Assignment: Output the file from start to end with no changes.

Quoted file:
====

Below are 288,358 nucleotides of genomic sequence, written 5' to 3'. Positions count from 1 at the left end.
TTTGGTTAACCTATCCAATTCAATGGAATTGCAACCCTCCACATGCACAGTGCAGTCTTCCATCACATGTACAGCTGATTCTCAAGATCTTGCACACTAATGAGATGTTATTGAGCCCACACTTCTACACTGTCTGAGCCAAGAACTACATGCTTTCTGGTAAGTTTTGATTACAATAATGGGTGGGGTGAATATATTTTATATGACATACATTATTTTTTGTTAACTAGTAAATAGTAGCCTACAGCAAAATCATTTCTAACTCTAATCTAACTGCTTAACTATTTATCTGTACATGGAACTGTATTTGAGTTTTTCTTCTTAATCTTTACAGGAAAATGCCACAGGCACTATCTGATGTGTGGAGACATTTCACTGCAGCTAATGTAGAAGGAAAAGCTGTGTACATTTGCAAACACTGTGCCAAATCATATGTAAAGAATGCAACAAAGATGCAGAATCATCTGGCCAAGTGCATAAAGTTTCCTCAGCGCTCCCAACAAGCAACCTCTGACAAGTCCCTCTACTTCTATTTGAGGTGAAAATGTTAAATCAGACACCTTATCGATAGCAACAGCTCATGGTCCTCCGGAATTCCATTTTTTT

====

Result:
Below are 288,358 nucleotides of genomic sequence, written 5' to 3'. Positions count from 1 at the left end.
TTTGGTTAACCTATCCAATTCAATGGAATTGCAACCCTCCACATGCACAGTGCAGTCTTCCATCACATGTACAGCTGATTCTCAAGATCTTGCACACTAATGAGATGTTATTGAGCCCACACTTCTACACTGTCTGAGCCAAGAACTACATGCTTTCTGGTAAGTTTTGATTACAATAATGGGTGGGGTGAATATATTTTATATGACATACATTATTTTTTGTTAACTAGTAAATAGTAGCCTACAGCAAAATCATTTCTAACTCTAATCTAACTGCTTAACTATTTATCTGTACATGGAACTGTATTTGAGTTTTTCTTCTTAATCTTTACAGGAAAATGCCACAGGCACTATCTGATGTGTGGAGACATTTCACTGCAGCTAATGTAGAAGGAAAAGCTGTGTACATTTGCAAACACTGTGCCAAATCATATGTAAAGAATGCAACAAAGATGCAGAATCATCTGGCCAAGTGCATAAAGTTTCCTCAGCGCTCCCAACAAGCAACCTCTGACAAGTCCCTCTACTTCTATTTGAGGTGAAAATGTTAAATCAGACACCTTATCGATAGCAACAGCTCATGGTCCTCCGGAATTCCATTTTTTT